By: COURTNEY LAMDIN
Date: October 11, 2023
Jennifer Bouffard and her family, who live near the Burlington International Airport, rejected an offer from the airport to buy their home due to jet noise years ago. Since then, the louder F-35 jets have replaced the Vermont Air National Guard’s F-16s. Four years after the introduction of the F-35s, the airport has begun insulating homes to reduce jet noise, with Bouffard’s home among the first.
However, the program is behind schedule. Inflation has led to a doubling of renovation costs, halving the number of homes insulated each year. Completing work on all eligible homes could take decades. The airport uses a noise exposure map to determine the areas most affected by jet noise. Many homes are eligible for insulation, but some, especially those closest to the airport, are disqualified and instead offered a buyout.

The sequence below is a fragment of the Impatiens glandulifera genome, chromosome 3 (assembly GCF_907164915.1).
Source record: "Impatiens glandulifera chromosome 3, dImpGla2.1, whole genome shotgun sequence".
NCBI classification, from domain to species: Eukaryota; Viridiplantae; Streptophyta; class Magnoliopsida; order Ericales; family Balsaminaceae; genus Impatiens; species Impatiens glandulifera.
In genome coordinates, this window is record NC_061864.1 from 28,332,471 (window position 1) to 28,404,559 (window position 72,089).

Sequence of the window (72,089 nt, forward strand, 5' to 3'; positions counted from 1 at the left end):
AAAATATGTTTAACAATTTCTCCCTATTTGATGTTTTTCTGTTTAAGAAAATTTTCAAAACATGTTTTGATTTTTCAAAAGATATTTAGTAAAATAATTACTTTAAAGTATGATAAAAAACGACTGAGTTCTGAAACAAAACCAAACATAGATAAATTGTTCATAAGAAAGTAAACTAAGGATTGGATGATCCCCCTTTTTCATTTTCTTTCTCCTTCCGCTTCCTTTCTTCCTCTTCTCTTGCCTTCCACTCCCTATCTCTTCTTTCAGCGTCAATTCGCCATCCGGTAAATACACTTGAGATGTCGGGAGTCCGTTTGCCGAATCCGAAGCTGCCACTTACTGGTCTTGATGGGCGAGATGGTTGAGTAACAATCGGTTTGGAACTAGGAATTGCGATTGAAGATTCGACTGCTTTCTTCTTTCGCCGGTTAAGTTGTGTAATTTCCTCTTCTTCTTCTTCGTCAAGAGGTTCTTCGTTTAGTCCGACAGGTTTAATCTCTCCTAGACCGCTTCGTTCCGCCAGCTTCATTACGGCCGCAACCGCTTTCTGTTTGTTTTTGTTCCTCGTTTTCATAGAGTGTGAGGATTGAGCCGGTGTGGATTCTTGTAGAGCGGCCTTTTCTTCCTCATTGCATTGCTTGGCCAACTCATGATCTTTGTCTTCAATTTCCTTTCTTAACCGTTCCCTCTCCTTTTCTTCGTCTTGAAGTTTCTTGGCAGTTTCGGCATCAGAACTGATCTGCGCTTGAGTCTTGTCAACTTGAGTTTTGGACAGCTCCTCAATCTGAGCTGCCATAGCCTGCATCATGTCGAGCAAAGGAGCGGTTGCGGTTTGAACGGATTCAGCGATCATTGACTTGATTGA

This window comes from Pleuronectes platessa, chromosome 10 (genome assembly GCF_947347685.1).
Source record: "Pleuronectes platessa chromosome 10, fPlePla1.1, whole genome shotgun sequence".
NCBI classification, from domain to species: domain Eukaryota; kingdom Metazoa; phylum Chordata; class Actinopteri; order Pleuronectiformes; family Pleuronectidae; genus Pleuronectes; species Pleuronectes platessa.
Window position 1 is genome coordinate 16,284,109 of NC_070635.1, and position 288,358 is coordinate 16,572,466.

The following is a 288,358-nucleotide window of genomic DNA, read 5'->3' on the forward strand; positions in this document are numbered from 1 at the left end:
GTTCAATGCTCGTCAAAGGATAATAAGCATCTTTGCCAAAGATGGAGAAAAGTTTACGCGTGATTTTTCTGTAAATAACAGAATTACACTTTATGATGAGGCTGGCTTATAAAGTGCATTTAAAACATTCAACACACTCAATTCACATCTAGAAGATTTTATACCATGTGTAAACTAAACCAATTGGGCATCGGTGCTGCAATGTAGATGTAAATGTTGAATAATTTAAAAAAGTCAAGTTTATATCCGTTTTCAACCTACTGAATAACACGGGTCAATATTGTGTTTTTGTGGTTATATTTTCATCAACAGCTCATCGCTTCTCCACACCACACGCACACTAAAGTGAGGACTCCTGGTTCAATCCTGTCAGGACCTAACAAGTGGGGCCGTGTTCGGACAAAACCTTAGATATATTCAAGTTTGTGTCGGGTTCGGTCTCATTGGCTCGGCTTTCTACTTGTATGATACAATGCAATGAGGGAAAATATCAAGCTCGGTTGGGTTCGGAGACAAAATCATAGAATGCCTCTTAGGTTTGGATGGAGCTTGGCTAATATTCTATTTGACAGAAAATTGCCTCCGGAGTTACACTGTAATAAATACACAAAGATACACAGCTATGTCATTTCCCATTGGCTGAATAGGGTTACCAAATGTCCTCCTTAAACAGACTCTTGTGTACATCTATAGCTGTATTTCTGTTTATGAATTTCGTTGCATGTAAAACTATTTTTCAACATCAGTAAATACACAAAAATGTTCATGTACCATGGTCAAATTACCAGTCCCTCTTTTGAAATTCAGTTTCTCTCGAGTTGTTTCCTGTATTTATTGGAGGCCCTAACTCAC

Edward Garvey, a resident whose home isn’t eligible for insulation, feels neglected. Meanwhile, the airport faces funding challenges. Initially aiming to renovate 100 homes per year, inflation and other unforeseen issues have led to reduced expectations and longer project timelines. The airport hopes to secure more funds from the U.S. Department of Defense for insulation work.
Noise complaints extend beyond just homes; the Chamberlin School in South Burlington received central air conditioning as part of the noise reduction program. Many residents feel that eliminating the jets would be the best solution.
For the Bouffards, the ongoing work has been both beneficial and disruptive. They appreciate the quieter home but have had to make significant accommodations during the renovation process. The couple is concerned about the program’s impact on older residents and the airport’s potential future plans. Still, they acknowledge that the F-35 jets already sound much quieter thanks to the insulation.[FULL ARTICLE]